14 of these affect honeybees

Source: http://www.flickr.com/photos/vegan-baking/8681613973/

Source: http://www.flickr.com/photos/vegan-baking/8681613973/

12. Cucumbers 

Out of all cucumbers tested, 45.3 percent of them contained Endosulfan, a chemical the U.S. EPA has been trying to ban since 2010. The Pesticide Action Network explains that endosulfan can cause headaches, nausea, vomiting, seizures, and in higher levels — unconsciousness and death.

Pesticide Count: The USDA found 35 pesticides in cucumbers.

Health Effect Breakdown:
are known or probable carcinogens
25 are suspected hormone disruptors
12 are neurotoxins
are developmental or reproductive toxins

Environmental toxins: 
16 of these affect honeybees

Source: http://www.flickr.com/photos/9439733@N02/3756189570/

Source: http://www.flickr.com/photos/9439733@N02/3756189570/

11. Cherry Tomatoes

Like cucumbers, 17.2 percent of tomatoes tested contained Endosulfan.

Pesticide Count: The USDA found 35 pesticides in tomatoes.

Health Effect Breakdown:
are known or probable carcinogens
14 are suspected hormone disruptors
are neurotoxins
are developmental or reproductive toxins

Environmental toxins: 
14 of these affect honeybees

Source: http://commons.wikimedia.org/wiki/File:India_-_Koyambedu_Market_-_Potatoes_01_(3987050638).jpg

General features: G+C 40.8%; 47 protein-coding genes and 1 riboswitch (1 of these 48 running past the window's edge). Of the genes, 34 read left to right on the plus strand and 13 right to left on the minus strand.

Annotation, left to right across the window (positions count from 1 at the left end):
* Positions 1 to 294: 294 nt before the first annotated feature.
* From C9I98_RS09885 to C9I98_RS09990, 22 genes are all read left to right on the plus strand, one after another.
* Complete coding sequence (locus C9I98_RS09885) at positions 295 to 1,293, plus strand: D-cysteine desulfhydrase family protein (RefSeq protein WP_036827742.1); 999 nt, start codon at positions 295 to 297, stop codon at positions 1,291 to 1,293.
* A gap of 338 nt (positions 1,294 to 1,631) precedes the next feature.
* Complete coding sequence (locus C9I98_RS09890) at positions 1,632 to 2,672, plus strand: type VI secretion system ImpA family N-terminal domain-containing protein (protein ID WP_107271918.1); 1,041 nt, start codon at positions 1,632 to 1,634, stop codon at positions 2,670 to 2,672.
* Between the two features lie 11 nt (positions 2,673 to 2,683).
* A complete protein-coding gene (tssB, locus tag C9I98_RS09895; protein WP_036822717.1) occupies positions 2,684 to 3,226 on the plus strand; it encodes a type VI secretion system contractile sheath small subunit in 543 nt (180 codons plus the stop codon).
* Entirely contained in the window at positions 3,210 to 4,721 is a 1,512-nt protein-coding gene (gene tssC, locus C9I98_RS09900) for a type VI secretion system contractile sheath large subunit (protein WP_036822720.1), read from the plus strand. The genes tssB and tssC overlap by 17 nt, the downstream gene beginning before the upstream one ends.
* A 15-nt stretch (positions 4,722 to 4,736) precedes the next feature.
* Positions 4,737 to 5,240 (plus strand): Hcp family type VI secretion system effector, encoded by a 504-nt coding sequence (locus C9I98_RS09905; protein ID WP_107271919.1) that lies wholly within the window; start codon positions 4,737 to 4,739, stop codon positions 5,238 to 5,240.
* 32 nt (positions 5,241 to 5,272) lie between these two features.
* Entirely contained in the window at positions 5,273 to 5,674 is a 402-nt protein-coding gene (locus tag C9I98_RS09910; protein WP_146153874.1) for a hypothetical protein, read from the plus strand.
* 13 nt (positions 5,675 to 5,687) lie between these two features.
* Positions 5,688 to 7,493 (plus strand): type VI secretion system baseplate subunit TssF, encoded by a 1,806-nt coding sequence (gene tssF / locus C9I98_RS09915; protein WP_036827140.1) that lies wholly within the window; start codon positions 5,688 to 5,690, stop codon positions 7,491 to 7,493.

Source: http://commons.wikimedia.org/wiki/File:India_-_Koyambedu_Market_-_Potatoes_01_(3987050638).jpg

10. Potatoes

According to What’s On My Food, 75.7 percent of potatoes tested contained the pesticide Chlorpropham. This pesticide is used on potatoes, says the EPA, because it allows potatoes to be stored longer without sprouting — this way, old potatoes can be sold in stores. The EPA also cites a study in which beagles were fed chlorpropham for 60 weeks, which resulted in anemia and changes in thyroid function and structure.

Pesticide Count: The USDA found 37 pesticides in potatoes.

Health Effect Breakdown:
are known or probable carcinogens
12 are suspected hormone disruptors
are neurotoxins
are developmental or reproductive toxins

Environmental toxins: 
11 of these affect honeybees

Source: http://www.flickr.com/photos/sackton/6019334210/

Source: http://www.flickr.com/photos/sackton/6019334210/

9. Summer Squash (DD+)